Inflammatory response and oxidative stress
Reduced detoxification capacity and many other inherent and acquired disorders

There are around 20 different amino acids in the urine. If the urine indicates any one or two of the amino acid levels as higher than normal, the person may have an inherent error of metabolism. Diagnosing it during infancy can prevent problems such as brain damage.


No prior preparation is required for the test. Clean catch urine sample is collected to perform the test. Few laboratories ask for first morning urine and few other prefer 24-hour urine test for assessing the amino acid levels. 24 hour urine test gives a detailed picture of highs and lows of various amino acid levels through the day, whereas first morning urine identifies current amino acid status and any existing imbalances. Reports are presented in a tabular format grouped into functional categories clearly indicating:


  • Amino acids levels (both essential and non essential)
  • Gastrointestinal markers
  • Detoxification markers
  • Neurological markers
  • Magnesium dependent markers
  • Urea cycle metabolites
  • B12, B6, folate dependent markers

Urine amino acid analysis in itself cannot be used as the ultimate diagnostic tool and it is normally supported by specific and further testing to confirm genetic and metabolic disorders. However, test reports will help in identifying the exact deficiencies that are contributing to disorders and allow for the precise replacement of those amino acids. The report will help nutritionists to draw a right supplement plan to replenish the required amino acids in the body.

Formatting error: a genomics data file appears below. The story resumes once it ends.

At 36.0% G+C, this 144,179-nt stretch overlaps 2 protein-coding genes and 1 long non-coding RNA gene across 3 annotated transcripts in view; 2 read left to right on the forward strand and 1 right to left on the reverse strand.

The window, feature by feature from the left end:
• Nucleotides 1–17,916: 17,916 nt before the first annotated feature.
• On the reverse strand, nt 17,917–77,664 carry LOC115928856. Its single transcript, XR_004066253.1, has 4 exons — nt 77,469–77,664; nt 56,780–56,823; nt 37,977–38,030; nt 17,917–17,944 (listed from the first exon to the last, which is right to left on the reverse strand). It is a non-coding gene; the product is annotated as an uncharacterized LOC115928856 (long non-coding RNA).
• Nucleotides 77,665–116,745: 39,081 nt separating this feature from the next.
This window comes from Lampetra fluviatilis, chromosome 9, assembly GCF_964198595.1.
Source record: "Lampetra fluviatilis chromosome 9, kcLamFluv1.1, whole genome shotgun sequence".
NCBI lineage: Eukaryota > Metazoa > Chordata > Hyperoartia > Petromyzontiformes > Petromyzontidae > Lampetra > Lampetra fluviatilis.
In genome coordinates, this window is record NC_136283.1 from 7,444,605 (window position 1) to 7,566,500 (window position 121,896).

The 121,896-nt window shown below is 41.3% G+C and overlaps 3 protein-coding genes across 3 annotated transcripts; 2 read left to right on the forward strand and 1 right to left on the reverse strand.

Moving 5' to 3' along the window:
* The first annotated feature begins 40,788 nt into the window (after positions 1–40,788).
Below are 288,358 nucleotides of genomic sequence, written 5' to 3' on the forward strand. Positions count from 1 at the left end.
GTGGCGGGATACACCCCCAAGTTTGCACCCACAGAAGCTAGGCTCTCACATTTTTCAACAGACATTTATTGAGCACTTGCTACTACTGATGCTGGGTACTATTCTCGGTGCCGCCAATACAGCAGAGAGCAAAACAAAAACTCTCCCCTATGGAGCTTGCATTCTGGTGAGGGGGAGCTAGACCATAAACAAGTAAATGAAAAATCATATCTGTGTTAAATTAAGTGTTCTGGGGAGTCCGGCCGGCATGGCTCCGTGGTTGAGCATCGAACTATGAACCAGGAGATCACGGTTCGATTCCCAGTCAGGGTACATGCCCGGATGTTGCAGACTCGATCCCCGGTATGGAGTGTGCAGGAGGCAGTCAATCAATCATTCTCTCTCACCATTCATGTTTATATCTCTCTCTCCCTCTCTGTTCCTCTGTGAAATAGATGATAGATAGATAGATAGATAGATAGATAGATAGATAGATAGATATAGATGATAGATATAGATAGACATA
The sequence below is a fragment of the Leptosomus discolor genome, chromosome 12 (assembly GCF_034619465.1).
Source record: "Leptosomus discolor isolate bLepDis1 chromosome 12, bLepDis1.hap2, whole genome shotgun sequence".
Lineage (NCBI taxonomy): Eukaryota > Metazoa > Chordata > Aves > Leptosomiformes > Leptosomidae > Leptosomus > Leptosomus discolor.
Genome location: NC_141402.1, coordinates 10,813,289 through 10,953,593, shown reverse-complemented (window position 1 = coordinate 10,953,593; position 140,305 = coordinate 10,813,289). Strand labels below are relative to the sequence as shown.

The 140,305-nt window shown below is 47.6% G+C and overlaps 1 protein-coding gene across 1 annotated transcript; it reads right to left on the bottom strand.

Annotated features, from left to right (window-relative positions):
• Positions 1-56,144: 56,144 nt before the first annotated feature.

L carnitine

L carnitine is an amino acid naturally synthesized by the body from amino acids - Lysine and methionine. This amino acid is found mostly in red meats and in smaller quantities in diary products. As L carnitine is similar to another amino acid Carnitine which plays a major role in energy metabolism. The body produces carnitine in the liver and kidneys and stores it in the skeletal muscles, heart, brain and sperm. Deficiency in these amino acids can manifest as general apathy, fatigue, muscle weakness, decreased tolerance to metabolic stress, and cardiomyopathy.


Symptoms of fatigue and general prognosis improved significantly in those patients who received oral L-carnitine supplementation. L carnitine's action of facilitating the transport of fatty acids is useful in preventing a buildup of amyloid plaque that damages brain tissues. Supplements of L carnitine has helped in some studies, to improve sperm mobility in men with poorly active sperm, a condition known as asthenozoospermia. Some laboratory studies have indicated the beneficial effects of L-carnitine supplements in counteracting the toxic effects of AZT, a drug for the treatment of HIV - human immuno deficiency virus and acquired immuno deficiency syndrome. Cartinine and L-Cartinine are thought to improve some of the following conditions:


  • Heart Disease - As Cartinine helps to improve the overall energy levels, the patients have a better sustained physical activities after suitable medications combined with supplements.
  • High Cholesterol - Patients with elevated levels of cholesterol and triglycerides reported a significant lowering.
  • Intermittent Claudication - Patients with Deficiency in blood circulation in the peripheral regions ( peripheral vascular disease PVD ) reported better muscle functions after taking supplements.
  • Fatty Liver - Alcohol induced fatty buildup in the liver has been reversed and even prevented in some studies.
  • Down's Syndrome - In patients afflicted with this disease, significant improvement in visual memory and attention span was noted after supplements.
  • Male Infertility - supplementation may increase sperm count and Sperm mobility.
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Collection of Pages - Last revised Date: August 26, 2019